Migrant deaths reported near Greece as EU grapples with new Syrian war migrant flows
Bellicose warnings from Moscow and Ankara come amid intense fighting in Idlib, Syria
A child died after being pulled from the sea when a boat capsized on Monday off the Greek island of Lesbos, Greek officials said, the first reported fatality since Turkey opened its border last week to let migrants reach Europe.
Separately, two Turkish security sources told Reuters a Syrian migrant had died from injuries on Monday after Greek security forces intervened to prevent migrants crossing from Turkey into Greece, but Athens branded the claim "fake news."
The Greek coast guard said the boat that capsized off Lesbos had been escorted there by a Turkish vessel. Forty-six people were rescued, and two children taken to hospital, one of whom could not be revived.
More than 10,000 migrants, mostly from Syria, but also other Middle Eastern states and Afghanistan, have reached Turkey's land borders with EU states Greece and Bulgaria since Ankara said last Thursday it would stop keeping them on its territory.
Greek and Turkish police fired tear gas into crowds caught between the fences in no-man's land over the weekend.
Farther south, at least 1,000 migrants have reached Greece's eastern Aegean islands since Sunday morning, Greek police say.
"This is an invasion," Development Minister Adonis Georgiadis told Skai TV on Monday.
Greek Prime Minister Kyriakos Mitsotakis said on Sunday his country would not be accepting any new asylum requests for a month after two days of clashes between border police and thousands of people seeking to enter.
The United Nations refugee agency said on Monday that Greece had no right to stop accepting asylum applications.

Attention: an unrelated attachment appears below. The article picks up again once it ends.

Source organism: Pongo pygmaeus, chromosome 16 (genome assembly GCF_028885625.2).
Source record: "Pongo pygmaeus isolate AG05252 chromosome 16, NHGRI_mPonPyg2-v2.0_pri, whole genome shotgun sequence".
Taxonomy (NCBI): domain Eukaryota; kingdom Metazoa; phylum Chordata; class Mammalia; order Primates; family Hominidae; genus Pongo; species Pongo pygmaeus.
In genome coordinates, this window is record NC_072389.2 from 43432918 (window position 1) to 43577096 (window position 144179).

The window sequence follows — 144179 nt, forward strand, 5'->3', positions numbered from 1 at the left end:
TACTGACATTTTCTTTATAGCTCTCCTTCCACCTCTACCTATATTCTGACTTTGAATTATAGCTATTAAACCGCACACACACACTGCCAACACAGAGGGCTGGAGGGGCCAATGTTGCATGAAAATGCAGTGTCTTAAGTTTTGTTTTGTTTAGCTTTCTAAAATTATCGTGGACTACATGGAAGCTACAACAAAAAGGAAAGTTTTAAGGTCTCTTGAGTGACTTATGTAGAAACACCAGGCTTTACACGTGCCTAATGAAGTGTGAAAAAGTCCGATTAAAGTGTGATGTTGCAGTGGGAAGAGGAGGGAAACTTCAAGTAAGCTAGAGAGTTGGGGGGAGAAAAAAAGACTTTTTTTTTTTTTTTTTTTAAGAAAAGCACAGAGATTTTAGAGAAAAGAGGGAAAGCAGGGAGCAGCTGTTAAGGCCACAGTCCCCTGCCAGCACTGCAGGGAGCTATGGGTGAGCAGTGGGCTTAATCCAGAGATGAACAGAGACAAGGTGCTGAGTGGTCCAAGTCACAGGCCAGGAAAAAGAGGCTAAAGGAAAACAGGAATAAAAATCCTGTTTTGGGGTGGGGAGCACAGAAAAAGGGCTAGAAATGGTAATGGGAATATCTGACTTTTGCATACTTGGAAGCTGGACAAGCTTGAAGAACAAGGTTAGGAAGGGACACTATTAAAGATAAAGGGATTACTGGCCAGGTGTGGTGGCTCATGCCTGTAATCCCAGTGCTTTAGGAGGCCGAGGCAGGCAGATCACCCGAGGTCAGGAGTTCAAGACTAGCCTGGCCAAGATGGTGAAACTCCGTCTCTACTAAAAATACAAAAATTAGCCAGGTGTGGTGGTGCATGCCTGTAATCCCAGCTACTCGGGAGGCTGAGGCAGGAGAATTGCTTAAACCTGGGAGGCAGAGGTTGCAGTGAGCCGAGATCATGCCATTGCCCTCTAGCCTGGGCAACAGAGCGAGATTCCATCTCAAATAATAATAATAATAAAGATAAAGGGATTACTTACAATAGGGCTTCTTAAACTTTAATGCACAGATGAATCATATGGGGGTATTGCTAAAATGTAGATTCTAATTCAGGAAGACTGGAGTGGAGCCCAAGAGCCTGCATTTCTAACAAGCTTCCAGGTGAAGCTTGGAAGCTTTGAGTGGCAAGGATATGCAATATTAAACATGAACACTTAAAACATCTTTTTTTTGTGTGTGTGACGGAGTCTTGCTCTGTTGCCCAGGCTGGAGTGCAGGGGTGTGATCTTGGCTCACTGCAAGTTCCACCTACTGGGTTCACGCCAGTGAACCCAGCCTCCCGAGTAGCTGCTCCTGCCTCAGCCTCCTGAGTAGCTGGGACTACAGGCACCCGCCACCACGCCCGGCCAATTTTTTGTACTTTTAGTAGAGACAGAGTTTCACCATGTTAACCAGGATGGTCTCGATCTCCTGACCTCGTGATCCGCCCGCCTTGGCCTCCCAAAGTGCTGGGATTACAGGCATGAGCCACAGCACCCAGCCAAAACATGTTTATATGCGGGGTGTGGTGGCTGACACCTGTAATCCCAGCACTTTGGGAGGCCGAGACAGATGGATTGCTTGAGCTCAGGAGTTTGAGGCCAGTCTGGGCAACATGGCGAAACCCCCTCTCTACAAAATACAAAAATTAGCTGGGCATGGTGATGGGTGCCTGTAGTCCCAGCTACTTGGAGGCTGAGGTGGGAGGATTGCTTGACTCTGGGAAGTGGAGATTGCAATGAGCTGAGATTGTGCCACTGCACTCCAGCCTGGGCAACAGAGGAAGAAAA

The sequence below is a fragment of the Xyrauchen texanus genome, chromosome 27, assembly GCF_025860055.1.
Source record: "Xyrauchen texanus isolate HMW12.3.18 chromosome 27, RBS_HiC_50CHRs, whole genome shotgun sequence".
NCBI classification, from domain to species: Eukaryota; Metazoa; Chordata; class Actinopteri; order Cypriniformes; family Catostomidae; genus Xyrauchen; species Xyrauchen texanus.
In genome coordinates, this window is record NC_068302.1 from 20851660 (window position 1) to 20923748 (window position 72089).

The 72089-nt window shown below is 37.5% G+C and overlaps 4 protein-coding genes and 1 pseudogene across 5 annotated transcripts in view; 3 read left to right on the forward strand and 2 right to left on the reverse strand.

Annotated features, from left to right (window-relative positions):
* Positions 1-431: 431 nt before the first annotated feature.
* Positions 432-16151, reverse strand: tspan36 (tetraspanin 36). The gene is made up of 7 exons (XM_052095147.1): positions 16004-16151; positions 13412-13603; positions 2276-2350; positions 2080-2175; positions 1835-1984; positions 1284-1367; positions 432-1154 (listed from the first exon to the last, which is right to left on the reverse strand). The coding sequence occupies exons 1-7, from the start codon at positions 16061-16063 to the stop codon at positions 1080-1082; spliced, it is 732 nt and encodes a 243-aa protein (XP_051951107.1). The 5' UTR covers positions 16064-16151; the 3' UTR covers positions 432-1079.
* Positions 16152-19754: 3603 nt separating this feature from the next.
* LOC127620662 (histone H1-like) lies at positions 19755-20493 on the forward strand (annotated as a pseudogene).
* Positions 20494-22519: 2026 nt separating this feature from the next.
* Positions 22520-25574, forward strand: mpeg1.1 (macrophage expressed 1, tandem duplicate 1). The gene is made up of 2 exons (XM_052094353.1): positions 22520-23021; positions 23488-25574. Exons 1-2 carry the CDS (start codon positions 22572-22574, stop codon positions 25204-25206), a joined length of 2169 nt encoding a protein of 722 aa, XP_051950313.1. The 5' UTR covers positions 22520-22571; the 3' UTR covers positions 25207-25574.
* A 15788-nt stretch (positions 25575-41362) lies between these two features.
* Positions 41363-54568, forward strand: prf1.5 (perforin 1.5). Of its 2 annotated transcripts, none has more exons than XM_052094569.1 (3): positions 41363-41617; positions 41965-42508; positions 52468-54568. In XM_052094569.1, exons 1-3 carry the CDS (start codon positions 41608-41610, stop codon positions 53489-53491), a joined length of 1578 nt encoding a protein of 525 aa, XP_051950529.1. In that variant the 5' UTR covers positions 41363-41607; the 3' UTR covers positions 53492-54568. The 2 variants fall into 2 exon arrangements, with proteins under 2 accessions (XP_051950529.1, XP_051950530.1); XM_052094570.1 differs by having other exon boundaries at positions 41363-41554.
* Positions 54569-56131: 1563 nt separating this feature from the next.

"All states have a right to control their borders and manage irregular movements, but at the same time should refrain from the use of excessive or disproportionate force and maintain systems for handling asylum requests in an orderly manner," the UNHCR said in a statement.
The UN agency said neither international nor EU law provided "any legal basis for the suspension of the reception of asylum applications."
European Union interior ministers will hold a special meeting Wednesday to discuss the situation at the bloc's border with Turkey, and specifically how they can support Greece and Bulgaria as they patrol their frontiers.
Turkey had previously kept a lid on migration from the Middle East into Europe since 2016 in exchange for funds to help refugees.
Ursula von der Leyen, EU chief executive, said Monday it was impermissible for Ankara to let refugees and migrants on its territory cross into Europe.
"I acknowledge that Turkey is in a difficult situation with regards to the refugees and the migrants. But what we see now cannot be an answer or solution," von der Leyen told a news conference.
The EU has also been bitterly divided on how to share out the burden of caring for refugees and migrants reaching its territory since a 2015-26 spike in arrivals strained the EU's security and welfare services.
"We have to stand by Greece and fight together Erdogan's blackmail. Europe needs to do this by finally setting up the comprehensive European migration policy we already called for since spring 2015," liberal EU lawmaker Guy Verhofstadt said.
"Today Greece suffers the consequences; tomorrow the rest of the union."